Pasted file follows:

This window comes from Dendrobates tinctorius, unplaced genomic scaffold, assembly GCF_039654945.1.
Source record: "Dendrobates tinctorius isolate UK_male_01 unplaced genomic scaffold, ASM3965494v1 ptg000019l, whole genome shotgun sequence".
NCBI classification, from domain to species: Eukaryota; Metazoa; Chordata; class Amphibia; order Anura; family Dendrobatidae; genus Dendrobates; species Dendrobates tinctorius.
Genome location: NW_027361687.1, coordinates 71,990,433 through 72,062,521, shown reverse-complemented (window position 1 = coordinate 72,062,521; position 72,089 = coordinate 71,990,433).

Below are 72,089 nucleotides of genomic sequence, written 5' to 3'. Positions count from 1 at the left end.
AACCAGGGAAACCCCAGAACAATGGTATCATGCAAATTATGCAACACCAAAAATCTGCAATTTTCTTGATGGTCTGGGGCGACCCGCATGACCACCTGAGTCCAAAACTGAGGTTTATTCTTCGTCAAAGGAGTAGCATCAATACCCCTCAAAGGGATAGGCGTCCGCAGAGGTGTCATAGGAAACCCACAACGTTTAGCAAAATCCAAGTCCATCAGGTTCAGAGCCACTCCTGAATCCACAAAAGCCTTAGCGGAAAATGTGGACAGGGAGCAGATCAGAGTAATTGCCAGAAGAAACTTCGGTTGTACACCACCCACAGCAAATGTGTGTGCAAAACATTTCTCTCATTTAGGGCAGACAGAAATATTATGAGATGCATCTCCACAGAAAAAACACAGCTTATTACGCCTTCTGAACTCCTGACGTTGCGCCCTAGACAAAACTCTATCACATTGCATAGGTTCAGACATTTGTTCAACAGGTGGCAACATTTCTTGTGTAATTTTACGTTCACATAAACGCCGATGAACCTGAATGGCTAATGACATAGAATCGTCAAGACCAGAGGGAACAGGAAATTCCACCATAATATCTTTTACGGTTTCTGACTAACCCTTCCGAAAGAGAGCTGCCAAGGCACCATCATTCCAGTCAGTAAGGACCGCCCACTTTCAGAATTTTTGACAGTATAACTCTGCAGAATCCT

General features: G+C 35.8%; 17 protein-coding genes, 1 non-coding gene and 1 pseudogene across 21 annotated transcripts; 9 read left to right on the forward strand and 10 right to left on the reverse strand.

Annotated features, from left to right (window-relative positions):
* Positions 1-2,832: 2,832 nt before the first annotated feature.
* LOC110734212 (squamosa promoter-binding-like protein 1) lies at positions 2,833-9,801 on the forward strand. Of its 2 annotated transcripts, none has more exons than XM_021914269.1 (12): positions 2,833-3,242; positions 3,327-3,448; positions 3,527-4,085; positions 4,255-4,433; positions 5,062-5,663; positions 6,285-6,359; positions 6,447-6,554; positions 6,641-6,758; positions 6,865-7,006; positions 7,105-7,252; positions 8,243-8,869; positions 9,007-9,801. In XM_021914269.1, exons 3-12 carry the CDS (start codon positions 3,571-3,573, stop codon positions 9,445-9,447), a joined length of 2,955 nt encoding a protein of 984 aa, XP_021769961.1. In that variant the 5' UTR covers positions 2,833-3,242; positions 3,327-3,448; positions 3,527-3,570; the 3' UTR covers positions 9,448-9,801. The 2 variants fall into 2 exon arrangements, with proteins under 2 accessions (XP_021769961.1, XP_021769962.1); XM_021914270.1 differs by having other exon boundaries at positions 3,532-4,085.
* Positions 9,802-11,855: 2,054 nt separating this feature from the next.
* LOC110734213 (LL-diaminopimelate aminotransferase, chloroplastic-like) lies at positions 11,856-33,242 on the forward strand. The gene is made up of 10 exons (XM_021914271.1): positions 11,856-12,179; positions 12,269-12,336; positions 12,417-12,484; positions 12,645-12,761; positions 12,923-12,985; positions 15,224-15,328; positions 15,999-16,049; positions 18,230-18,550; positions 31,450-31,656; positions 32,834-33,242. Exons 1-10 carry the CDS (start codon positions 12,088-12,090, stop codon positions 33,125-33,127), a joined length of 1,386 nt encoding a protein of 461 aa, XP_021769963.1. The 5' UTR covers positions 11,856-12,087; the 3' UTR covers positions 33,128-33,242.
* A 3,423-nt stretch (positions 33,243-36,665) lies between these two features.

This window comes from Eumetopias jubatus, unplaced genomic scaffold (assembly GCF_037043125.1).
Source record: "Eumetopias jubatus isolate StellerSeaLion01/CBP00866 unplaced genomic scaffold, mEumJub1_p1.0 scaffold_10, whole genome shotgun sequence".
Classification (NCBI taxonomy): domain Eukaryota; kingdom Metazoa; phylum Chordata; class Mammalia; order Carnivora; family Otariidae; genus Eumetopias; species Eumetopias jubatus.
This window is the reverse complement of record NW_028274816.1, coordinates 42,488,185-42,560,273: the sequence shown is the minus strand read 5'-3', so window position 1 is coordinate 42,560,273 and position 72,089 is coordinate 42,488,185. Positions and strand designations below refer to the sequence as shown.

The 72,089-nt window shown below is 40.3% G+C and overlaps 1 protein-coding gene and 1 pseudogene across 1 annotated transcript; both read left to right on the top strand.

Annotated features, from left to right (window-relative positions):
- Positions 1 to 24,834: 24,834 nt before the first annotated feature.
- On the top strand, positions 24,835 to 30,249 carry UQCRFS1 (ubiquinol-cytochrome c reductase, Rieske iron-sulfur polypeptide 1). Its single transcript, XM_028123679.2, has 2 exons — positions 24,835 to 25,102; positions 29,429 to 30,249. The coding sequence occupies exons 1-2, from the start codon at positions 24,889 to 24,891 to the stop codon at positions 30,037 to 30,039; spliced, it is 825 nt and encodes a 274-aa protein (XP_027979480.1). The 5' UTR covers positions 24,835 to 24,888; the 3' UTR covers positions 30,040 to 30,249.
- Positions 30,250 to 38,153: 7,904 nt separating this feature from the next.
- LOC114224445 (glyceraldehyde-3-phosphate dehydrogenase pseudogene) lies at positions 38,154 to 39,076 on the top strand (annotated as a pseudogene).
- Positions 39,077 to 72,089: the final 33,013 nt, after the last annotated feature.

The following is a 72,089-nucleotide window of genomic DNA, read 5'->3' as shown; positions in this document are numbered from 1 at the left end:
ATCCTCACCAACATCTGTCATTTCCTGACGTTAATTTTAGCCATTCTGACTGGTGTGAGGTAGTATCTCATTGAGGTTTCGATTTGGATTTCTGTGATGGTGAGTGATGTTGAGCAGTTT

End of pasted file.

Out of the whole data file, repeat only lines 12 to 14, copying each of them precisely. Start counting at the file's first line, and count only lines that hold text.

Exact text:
* LOC110734213 (LL-diaminopimelate aminotransferase, chloroplastic-like) lies at positions 11,856-33,242 on the forward strand. The gene is made up of 10 exons (XM_021914271.1): positions 11,856-12,179; positions 12,269-12,336; positions 12,417-12,484; positions 12,645-12,761; positions 12,923-12,985; positions 15,224-15,328; positions 15,999-16,049; positions 18,230-18,550; positions 31,450-31,656; positions 32,834-33,242. Exons 1-10 carry the CDS (start codon positions 12,088-12,090, stop codon positions 33,125-33,127), a joined length of 1,386 nt encoding a protein of 461 aa, XP_021769963.1. The 5' UTR covers positions 11,856-12,087; the 3' UTR covers positions 33,128-33,242.
* A 3,423-nt stretch (positions 33,243-36,665) lies between these two features.

This window comes from Eumetopias jubatus, unplaced genomic scaffold (assembly GCF_037043125.1).